Page 8 - Remembering the "Judique Flyer"
ISSUE : Issue 19
Published by Ronald Caplan on 1978/6/1
And then when you'd go by Glendyer Sta? tion, there's another hill meeting you. Well, then you'd have to get the brakes off before you'd strike for that. One car to the other, putting them on and then taking them off. Turn the wheel. Dangerous job, jumping them hoppers. Winter and sum? mer. Rain. Didn't make any difference. You had to do it. And cold, of course. You'd be toughened up to it. Very little money, very small. Oh, God help us J On a trip, the ahead brakeman would go up to the engine. He'd help the fireman and he'd take water, shovel down coal, help each other. The other brakeman would be riding with the conductor behind, in the caboose. Two brakemen and a conductor in those days. And a fireman and a driver • five men. And when they needed brakes the brakemen, or one brakeman may be able to do it, the fellow on the head end, that's where you'd want the brakes," near the eng? ine. Quite a knack to it, too. Well, it never ran away on me, anyway. I could put a brake on all right. You'd watch the thing • the shoe getting up on the wheel. Get it good and tight. You'd know it by the feel. You had to really pull on that wheel. Coming from Hawkesbury, down below Glencoe Station, between Glencoe Station and Mabou Station, downhill there • we were going down the hill, I had my arm around the driver, you know, standing on one side of the driver • noticed a light. Middle of the night. So we got stopped. There was >.jn old fellow there, with a lantern. The rails had parted and there wasn't a damn thing under the rails. It all went down the bank there about 500 feet, a washout. If we had gone there, I don't think they would have found us at all. This farmer happened to come up the track and saw it. His house was above. He was a MacDonald. He had a nickname • poor old fellow • they called him August Gale. Had a collision down at Port Hastings. Snowplow came in behind us. We were in the engine, backing up from Point Tupper. Saw this snowplow. And right where the cause? way is now, I saw it coming. I hollered, "JumpI" The old driver jumped and he went down to the shore. Two of us got out on this side. Snowplow put that tender right up on top of the engine • you know how a snowplow would go underneath the rig. Steam, and the whistle blowing, and couldn't see anything. I don't think they saw us. They wouldn't have time, anyway. It was around a curve. You'd get hurt. I got several hurts. You're bound to get hurt when you're a- round that kind of thing. Lots of fellows lost fingers, coupling the cars. I never lost any. In the early days they didn't have the equipment. They were a company, you know. Cheap. But I was '7 years on the railroad. I loved it. Some life to it. Wreckage of Train Number 2. Long Beach, Frank Gordon killed, November 15, 1904. Watch for the Sequel to Bread & Molassest Andy MacDonald's Don't Slip on the Soap Blue Heron Gift Shop BADDECK, N. S. 295-3424 Gifts For A It Occasions MARG and LLOYD MacEACHERN Harbour Restaurant Children's Portions Try Our Butterscotch Pie Open 8:00 a.m. to Midnight 1:00 a.m. Saturday Telephone (902) 224-2042 Cheticamp, Cape Breton, Nova S Take Out and Diet Dishes on request COME to Sun, Sand, Sea at Inverness Beach Village - Turn Left at the Causeway to Rte. 19 - fully equipped housekeeping cottages , huts with bunks , campsites pQj' RESERVATIONS CONTACT: . tennis courts Lawrence Ryan .outdoor theatre mvemess Beach Village (902) 258-2653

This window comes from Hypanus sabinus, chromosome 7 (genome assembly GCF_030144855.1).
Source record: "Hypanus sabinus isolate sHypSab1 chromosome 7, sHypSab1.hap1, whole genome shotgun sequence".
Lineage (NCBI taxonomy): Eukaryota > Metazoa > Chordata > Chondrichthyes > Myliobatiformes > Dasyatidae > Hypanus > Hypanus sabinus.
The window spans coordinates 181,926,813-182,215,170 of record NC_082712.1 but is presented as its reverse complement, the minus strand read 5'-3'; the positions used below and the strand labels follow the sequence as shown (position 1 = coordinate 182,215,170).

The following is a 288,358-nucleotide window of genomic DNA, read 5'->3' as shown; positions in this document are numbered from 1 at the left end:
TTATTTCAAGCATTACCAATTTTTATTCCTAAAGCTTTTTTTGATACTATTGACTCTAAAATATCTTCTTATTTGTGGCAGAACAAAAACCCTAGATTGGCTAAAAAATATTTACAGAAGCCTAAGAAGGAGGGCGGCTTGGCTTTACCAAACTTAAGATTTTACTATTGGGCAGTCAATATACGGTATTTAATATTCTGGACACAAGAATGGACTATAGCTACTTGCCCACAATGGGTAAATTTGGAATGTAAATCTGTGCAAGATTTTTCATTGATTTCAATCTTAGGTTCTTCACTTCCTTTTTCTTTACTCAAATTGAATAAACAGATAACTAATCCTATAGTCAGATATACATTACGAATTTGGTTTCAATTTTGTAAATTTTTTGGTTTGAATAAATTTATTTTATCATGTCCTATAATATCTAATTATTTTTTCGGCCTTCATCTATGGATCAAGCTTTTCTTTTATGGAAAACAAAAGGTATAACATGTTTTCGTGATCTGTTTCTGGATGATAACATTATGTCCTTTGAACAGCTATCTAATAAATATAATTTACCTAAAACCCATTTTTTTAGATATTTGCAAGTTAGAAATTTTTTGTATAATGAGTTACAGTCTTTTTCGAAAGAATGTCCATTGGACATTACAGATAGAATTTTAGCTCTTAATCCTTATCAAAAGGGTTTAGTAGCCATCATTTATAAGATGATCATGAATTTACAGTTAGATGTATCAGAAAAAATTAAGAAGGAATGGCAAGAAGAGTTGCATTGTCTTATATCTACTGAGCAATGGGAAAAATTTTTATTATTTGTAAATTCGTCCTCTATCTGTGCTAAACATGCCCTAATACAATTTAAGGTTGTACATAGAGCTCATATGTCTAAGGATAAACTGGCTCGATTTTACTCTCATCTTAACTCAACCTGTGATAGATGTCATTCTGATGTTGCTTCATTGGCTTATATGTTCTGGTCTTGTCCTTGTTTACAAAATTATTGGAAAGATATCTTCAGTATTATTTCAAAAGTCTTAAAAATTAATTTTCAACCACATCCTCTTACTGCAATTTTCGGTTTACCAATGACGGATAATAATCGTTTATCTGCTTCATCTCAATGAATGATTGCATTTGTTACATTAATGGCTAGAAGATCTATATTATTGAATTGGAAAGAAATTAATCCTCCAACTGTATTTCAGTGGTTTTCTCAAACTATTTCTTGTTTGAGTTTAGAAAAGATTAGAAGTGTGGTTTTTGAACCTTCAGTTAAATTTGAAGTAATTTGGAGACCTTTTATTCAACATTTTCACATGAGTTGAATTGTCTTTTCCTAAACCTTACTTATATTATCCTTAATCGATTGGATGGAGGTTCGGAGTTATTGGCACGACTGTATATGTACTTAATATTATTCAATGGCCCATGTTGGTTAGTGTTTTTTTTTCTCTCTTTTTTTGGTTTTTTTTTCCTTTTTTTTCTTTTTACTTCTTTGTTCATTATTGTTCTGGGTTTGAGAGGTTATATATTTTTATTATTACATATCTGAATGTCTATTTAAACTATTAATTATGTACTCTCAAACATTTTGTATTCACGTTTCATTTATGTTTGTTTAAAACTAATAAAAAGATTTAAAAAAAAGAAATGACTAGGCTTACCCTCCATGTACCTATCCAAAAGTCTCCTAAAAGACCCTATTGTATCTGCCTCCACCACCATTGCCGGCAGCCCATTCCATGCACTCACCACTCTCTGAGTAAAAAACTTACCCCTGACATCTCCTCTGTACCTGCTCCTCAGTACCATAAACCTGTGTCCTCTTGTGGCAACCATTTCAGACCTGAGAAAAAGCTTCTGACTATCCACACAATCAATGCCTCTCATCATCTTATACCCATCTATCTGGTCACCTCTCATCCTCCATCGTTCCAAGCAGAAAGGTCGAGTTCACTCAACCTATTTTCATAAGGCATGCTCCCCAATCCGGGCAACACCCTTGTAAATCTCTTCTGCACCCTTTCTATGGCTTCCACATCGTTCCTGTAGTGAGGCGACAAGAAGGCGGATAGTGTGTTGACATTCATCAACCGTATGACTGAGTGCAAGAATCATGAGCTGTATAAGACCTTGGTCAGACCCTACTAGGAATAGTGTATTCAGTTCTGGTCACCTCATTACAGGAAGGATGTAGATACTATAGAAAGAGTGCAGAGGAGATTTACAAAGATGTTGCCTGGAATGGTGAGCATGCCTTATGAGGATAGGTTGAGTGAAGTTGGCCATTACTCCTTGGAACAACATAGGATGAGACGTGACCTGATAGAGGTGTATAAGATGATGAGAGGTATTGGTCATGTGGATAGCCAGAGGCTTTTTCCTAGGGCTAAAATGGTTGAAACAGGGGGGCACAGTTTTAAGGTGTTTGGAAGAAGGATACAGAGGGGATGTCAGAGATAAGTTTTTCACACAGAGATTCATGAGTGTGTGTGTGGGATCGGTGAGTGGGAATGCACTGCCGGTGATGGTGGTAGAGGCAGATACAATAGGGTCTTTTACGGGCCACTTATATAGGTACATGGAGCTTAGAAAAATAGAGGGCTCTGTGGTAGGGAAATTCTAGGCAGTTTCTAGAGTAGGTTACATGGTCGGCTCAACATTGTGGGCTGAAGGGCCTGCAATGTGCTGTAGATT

Cape Breton's Magazine